Alice Roberts: She's done pretty well, for a boffin without a beard

She's done pretty well, for a boffin without a beard

Alice Roberts talks about her new book on evolution - and why her early TV work drew flak from (mostly male) colleagues
Get well soon, Joan Rivers - an inspiration, whether she likes it or not

Get well soon, Joan Rivers

She is awful. But she's also wonderful, not in spite of but because of the fact she's forever saying appalling things, argues Ellen E Jones
Doctor Who Into the Dalek review: A classic sci-fi adventure with all the spectacle of a blockbuster

A fresh take on an old foe

Doctor Who Into the Dalek more than compensated for last week's nonsensical offering
Fashion walks away from the celebrity runway show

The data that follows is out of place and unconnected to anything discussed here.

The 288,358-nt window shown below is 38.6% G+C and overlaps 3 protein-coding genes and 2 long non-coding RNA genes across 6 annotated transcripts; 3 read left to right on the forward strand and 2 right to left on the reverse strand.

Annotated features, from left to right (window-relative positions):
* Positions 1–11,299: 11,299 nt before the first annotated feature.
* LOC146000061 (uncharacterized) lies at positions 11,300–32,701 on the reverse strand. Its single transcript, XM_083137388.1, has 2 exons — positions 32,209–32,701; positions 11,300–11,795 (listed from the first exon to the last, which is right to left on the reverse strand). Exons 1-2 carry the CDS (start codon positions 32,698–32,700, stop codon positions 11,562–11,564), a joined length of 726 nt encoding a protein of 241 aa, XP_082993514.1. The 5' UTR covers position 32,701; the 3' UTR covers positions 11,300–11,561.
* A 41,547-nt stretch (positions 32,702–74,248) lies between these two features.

Fashion walks away from the celebrity runway show

As the collections start, fashion editor Alexander Fury finds video and the internet are proving more attractive
Meet the stars of TV's Wolf Hall... and it's not the cast of the Tudor trilogy

Meet the stars of TV's Wolf Hall...

... and it's not the cast of the Tudor trilogy
Weekend at the Asylum: Europe's biggest steampunk convention heads to Lincoln

Europe's biggest steampunk convention

Jake Wallis Simons discovers how Victorian ray guns and the martial art of biscuit dunking are precisely what the 21st century needs
Don't swallow the tripe – a user's guide to weasel words

Don't swallow the tripe – a user's guide to weasel words

Lying is dangerous and unnecessary. A new book explains the strategies needed to avoid it. John Rentoul on the art of 'uncommunication'
Daddy, who was Richard Attenborough? Was the beloved thespian the last of the cross-generation stars?

Daddy, who was Richard Attenborough?

The atomisation of culture means that few of those we regard as stars are universally loved any more, says DJ Taylor